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Old discussionsEdit

Please do not edit this page. If you wish to continue any of these discussions, or to argue against any of their conclusions, please restart the discussion at the foot of Camerapedia.org:Community Discussions or in some other appropriate (non-archive) talk page.



"Category:Viewfinder"Edit

I think we've used this to mean a camera that doesn't show you when you've focused right: with "scale-focused" (guess focused, separate-rangefinder focused, zone-focused) cameras principally in mind. But how about fix-focused cameras? Should they be a subcategory of "Viewfinder"? -- Hoary 20:03, 1 July 2006 (EDT)

What does "Classic" mean?Edit

What does "classic" mean here? ("Old"? "Famous"? "Surprisingly expensive on the used market"? "Liked by the person who added it to this template"? Some combination of these? Something else?) -- Hoary 22:20, 17 July 2006 (EDT)

"Classic camera collection", nearly everybody in the web likes to appraise his collection of cameras as classic. At camerapedia the term should better be used for superb designs of a certain camera class, like in Template:Compact classic, or milestones in camera design and technology achieved by a certain manufacturer, like in Template:Minolta classic. (U. Kulick)

The former description raises the question of what "superb" is. The Zunow looks great on paper but in actual use it's the complete reverse of superb because of a very small number of fatal design flaws. A classic or not a classic? Near the other end of the 35mm SLR price scale, how about the Pentax K1000? To judge by its pricing, just an uninteresting old camera; to judge by the comments of its users, a superbly reliable camera and an underappreciated classic. As for the latter description, it would certainly cover the Zunow but I don't see how it would cover such different "classics" as the Canon P or Nikon F2. I'm still sure that "classic" as a factor in categories and templates here is completely unhelpful. -- Hoary 18:18, 3 December 2006 (EST)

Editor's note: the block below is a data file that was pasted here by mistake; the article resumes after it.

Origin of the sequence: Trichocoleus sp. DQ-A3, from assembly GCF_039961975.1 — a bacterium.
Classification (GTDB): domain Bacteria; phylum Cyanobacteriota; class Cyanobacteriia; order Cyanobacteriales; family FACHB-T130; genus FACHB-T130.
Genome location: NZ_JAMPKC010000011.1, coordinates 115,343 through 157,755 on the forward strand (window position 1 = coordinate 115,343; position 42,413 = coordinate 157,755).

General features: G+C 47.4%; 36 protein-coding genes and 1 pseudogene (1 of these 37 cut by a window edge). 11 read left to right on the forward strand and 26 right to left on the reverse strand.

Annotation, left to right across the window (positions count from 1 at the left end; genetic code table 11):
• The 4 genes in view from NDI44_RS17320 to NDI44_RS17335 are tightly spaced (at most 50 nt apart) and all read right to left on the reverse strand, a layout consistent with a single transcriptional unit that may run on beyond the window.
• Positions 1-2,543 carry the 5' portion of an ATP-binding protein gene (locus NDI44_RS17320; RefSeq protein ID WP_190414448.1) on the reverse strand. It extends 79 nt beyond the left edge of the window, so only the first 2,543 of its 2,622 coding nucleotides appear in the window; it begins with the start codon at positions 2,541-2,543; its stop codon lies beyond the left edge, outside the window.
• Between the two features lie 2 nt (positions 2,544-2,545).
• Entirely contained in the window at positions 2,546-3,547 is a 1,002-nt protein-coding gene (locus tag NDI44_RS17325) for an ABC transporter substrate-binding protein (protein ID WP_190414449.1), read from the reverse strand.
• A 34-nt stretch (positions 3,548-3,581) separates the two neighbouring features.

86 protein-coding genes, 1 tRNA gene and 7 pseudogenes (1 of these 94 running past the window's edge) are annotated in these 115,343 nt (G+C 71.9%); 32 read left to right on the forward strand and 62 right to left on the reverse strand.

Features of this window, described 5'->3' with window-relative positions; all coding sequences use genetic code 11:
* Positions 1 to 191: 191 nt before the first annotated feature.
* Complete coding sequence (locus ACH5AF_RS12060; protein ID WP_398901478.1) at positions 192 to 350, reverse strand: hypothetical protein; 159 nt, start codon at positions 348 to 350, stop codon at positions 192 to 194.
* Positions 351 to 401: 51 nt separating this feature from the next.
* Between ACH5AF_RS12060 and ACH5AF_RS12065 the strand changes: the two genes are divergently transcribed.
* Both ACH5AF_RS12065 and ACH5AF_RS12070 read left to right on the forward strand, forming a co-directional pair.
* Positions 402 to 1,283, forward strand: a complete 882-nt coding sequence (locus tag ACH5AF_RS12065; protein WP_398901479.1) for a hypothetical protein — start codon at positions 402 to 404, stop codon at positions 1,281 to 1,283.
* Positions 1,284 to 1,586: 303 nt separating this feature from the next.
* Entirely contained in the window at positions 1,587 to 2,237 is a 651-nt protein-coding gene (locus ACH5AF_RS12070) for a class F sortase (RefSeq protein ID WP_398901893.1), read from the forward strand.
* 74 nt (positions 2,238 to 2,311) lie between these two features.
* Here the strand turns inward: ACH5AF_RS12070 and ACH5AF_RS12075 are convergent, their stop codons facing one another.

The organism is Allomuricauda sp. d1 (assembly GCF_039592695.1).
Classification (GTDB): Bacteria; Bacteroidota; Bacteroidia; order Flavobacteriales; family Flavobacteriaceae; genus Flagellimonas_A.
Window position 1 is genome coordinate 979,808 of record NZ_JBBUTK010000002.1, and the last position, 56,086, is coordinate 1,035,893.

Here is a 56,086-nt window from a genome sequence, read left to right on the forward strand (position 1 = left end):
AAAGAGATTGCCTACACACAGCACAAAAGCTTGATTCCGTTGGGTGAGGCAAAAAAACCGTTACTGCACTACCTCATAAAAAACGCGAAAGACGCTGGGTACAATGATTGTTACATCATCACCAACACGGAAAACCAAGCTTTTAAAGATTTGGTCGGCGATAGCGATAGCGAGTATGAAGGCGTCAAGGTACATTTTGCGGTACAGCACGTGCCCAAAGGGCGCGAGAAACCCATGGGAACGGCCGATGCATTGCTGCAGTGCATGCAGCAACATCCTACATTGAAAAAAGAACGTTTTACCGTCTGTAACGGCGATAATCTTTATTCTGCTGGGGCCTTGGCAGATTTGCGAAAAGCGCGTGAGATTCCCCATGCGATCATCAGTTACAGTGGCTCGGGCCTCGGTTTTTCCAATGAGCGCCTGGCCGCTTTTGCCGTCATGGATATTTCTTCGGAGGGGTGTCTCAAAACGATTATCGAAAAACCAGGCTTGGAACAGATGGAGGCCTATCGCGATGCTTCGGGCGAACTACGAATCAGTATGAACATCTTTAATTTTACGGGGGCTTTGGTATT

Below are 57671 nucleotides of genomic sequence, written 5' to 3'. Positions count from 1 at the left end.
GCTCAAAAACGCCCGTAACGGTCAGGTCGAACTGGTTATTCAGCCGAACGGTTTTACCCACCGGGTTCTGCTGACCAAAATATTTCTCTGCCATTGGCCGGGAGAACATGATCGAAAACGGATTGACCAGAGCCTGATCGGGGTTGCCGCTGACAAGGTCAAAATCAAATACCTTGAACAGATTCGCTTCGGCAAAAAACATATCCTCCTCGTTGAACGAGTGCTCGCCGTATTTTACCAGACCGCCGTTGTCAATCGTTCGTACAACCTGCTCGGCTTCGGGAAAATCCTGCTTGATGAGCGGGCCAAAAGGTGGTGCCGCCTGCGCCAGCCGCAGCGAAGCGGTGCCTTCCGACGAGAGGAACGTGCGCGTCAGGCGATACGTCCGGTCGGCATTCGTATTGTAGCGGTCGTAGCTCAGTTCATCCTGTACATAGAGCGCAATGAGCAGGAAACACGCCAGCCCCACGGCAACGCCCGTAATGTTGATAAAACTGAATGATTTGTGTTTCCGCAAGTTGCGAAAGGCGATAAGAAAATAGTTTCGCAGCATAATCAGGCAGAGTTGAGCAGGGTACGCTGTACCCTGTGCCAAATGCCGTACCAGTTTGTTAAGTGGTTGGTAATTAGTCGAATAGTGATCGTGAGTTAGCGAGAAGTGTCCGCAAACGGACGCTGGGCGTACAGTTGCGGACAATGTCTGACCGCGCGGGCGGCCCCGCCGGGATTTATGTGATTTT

Not printable Edit

I have created a CSS class named "noprint" in Mediawiki:Common.css. When you put some text between <div class="noprint"> and </div> tags, it should not appear in the printable version. Please could some people test this? --Rebollo fr 16:19, 25 July 2006 (EDT)

Well, er, maybe. But it all takes paper. Sensible use of paper is one thing, mindless waste another. So tell us first: with which browsers have you already tested this? Then I'll avoid any of those. Though come to think of it I anyway have only two CSS-capable browsers (a recent Mozilla and an oldish Konqueror) in the single machine that's connected to a printer. -- Hoary 03:58, 29 July 2006 (EDT)
I was not speaking about actually printing pages, only about testing the aspect of the "Printable version" that appears when you click on the corresponding link at the left of each page. This is because I have also fiddled with my own user CSS sheets, and I am not sure if the trick works for everyone. --Rebollo fr 04:21, 29 July 2006 (EDT)
Speaking of this, if you understand which CSS sheets are used by mediawiki and when, please explain. I reasonably understand the contents, but I don't understand why there are two stylesheets, common.css and mediawiki.css. --Rebollo fr 04:28, 29 July 2006 (EDT)

Pages Needing Cleanup Edit

I just created a Template:Cleanup. You can add this to any page that requires cleanup and it will be automatically added to Category:Pages_Needing_Cleanup. --Lbstone 13:08, 3 August 2006 (EDT)

OK we will work a bit on the standards pages then use it. --Rebollo fr 05:42, 7 August 2006 (EDT)